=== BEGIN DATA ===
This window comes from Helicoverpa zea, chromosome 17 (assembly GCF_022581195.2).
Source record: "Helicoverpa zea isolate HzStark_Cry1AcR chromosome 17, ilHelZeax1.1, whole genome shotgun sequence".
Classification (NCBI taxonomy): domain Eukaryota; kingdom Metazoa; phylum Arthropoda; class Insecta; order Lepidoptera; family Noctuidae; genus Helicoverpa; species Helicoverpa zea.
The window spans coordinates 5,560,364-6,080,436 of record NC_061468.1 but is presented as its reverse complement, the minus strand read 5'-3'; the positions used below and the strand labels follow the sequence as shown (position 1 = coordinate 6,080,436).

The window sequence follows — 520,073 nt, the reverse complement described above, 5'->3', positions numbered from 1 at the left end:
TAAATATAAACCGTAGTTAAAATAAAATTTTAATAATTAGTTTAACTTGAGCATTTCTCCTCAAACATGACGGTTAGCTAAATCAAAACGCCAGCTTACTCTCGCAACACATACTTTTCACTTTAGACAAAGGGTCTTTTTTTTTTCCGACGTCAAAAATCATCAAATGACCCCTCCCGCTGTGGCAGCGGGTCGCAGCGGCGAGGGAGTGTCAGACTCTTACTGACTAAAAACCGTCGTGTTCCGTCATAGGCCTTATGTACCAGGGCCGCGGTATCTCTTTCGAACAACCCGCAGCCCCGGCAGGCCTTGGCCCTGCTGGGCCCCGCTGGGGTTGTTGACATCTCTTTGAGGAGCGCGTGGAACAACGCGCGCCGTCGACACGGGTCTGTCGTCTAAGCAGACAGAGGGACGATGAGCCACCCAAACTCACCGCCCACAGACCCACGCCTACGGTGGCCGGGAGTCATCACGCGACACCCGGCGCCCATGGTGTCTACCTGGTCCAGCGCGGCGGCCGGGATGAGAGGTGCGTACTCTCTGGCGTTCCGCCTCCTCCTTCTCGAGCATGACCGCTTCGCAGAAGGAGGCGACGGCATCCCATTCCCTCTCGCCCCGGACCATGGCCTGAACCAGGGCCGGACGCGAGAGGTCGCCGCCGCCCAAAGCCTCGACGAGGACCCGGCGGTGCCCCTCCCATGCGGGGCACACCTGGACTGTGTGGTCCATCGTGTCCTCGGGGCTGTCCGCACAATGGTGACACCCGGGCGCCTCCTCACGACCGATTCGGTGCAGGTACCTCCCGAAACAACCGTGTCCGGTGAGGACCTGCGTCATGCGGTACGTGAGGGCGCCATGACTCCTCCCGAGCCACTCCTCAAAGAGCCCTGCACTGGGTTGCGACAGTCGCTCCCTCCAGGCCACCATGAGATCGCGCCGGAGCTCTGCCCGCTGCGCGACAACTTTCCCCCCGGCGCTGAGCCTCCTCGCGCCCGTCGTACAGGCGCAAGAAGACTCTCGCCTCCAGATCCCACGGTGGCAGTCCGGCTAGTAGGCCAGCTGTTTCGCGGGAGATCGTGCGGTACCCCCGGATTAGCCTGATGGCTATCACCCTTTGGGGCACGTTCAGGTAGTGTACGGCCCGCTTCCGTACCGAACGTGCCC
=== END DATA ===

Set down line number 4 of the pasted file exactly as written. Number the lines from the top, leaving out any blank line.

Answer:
The window spans coordinates 5,560,364-6,080,436 of record NC_061468.1 but is presented as its reverse complement, the minus strand read 5'-3'; the positions used below and the strand labels follow the sequence as shown (position 1 = coordinate 6,080,436).